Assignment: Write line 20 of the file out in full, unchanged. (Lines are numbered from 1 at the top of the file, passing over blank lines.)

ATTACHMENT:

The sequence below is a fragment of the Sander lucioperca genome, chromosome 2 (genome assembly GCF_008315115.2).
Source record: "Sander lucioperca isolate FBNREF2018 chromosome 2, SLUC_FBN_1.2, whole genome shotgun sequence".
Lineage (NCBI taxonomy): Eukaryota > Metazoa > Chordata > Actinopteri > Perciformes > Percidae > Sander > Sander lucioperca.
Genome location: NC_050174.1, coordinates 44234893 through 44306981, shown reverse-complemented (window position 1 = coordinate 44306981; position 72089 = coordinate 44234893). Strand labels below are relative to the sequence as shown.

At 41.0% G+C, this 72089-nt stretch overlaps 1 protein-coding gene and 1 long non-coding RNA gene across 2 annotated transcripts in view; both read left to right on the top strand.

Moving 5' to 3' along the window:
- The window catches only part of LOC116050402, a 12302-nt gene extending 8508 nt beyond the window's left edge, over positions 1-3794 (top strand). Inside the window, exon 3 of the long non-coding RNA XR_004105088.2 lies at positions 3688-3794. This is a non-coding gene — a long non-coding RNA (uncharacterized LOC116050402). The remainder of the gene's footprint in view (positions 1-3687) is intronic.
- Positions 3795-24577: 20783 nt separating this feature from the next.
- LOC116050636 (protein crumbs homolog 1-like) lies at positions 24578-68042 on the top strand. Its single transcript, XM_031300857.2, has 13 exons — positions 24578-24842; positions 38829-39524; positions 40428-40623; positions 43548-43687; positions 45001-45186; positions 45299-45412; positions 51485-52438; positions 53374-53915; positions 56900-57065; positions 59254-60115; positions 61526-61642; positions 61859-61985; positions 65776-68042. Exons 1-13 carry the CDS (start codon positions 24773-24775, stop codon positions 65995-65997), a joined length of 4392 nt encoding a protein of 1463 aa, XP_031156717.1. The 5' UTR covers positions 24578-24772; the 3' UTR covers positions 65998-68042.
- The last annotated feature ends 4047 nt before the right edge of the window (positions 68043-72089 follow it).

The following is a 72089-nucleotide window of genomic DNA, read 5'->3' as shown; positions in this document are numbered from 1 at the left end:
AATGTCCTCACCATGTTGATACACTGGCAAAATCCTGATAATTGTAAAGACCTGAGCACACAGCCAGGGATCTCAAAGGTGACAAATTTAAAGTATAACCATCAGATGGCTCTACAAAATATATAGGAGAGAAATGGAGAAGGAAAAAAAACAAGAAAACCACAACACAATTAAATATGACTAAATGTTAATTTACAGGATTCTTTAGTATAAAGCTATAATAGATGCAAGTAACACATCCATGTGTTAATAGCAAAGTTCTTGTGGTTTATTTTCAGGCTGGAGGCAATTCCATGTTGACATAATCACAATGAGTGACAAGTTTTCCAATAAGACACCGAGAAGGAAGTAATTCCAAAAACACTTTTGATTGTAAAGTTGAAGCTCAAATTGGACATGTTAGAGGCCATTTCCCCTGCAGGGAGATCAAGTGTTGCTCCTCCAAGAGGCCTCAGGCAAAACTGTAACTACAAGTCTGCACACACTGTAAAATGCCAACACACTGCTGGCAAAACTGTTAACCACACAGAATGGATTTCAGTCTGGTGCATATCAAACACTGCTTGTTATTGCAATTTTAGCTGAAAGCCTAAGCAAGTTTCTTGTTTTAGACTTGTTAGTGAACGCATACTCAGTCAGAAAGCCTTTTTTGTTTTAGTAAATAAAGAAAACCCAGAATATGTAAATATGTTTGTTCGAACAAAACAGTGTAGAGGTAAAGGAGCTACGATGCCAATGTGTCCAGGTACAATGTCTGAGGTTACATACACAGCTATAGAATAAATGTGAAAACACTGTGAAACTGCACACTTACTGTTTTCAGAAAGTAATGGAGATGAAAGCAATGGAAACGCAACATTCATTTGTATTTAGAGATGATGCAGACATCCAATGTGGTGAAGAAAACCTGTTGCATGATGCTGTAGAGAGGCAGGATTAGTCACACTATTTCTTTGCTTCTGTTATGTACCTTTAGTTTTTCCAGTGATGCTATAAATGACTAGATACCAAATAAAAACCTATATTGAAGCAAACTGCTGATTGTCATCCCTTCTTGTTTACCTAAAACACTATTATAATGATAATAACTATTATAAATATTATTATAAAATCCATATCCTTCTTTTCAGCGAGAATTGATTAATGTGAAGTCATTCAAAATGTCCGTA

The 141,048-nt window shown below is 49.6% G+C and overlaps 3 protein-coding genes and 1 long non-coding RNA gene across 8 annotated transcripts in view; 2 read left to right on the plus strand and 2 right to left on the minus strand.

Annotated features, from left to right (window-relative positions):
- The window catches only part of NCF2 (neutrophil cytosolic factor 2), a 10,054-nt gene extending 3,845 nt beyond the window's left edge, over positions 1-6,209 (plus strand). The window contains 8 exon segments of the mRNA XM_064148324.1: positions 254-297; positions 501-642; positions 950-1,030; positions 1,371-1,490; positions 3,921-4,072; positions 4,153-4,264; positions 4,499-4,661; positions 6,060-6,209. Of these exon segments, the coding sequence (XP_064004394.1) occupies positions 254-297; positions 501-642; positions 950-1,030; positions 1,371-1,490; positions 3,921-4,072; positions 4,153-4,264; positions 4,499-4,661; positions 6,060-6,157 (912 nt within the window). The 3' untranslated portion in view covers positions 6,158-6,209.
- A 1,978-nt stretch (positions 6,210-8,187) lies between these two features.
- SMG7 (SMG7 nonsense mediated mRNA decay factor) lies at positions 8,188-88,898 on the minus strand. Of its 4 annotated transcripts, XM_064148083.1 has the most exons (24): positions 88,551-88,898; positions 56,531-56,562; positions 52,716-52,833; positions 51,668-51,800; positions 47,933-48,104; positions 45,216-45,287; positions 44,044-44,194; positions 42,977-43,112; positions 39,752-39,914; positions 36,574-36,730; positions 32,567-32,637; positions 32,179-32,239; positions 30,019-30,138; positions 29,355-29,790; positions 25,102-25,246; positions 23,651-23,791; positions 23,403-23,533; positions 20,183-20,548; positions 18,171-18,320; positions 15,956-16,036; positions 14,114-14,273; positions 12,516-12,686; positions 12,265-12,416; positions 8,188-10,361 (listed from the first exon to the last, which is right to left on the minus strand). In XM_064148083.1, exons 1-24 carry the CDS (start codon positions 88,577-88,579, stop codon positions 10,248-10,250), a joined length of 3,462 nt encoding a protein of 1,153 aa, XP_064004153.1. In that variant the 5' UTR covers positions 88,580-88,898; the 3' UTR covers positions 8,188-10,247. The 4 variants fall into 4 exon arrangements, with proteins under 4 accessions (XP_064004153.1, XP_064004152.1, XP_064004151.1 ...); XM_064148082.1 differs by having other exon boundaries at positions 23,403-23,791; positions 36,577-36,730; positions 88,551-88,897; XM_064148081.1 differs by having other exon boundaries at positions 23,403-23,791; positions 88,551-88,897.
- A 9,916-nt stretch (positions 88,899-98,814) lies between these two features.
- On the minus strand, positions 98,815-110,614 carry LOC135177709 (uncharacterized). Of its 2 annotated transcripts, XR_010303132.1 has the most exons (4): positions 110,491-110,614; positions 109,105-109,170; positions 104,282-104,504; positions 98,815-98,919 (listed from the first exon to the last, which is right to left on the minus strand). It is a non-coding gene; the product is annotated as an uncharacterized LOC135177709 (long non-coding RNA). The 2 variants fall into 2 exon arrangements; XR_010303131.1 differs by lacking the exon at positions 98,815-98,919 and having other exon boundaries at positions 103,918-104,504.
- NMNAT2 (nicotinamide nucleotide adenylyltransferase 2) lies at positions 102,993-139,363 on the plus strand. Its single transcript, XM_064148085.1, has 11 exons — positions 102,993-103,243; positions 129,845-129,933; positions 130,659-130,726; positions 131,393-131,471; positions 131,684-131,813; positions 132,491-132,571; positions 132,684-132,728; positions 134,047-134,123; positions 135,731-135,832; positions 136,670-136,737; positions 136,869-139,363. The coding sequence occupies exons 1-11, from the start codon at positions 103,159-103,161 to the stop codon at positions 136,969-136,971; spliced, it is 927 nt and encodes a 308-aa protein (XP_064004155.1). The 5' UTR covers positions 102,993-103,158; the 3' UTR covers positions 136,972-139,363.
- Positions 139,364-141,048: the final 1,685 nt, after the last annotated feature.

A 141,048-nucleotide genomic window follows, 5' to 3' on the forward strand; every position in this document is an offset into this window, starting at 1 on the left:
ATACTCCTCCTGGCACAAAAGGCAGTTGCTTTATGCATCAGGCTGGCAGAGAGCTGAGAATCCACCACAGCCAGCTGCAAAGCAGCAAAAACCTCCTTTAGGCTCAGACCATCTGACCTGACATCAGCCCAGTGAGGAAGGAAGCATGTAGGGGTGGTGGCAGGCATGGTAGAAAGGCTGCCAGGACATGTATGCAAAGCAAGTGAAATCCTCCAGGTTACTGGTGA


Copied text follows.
- NMNAT2 (nicotinamide nucleotide adenylyltransferase 2) lies at positions 102,993-139,363 on the plus strand. Its single transcript, XM_064148085.1, has 11 exons — positions 102,993-103,243; positions 129,845-129,933; positions 130,659-130,726; positions 131,393-131,471; positions 131,684-131,813; positions 132,491-132,571; positions 132,684-132,728; positions 134,047-134,123; positions 135,731-135,832; positions 136,670-136,737; positions 136,869-139,363. The coding sequence occupies exons 1-11, from the start codon at positions 103,159-103,161 to the stop codon at positions 136,969-136,971; spliced, it is 927 nt and encodes a 308-aa protein (XP_064004155.1). The 5' UTR covers positions 102,993-103,158; the 3' UTR covers positions 136,972-139,363.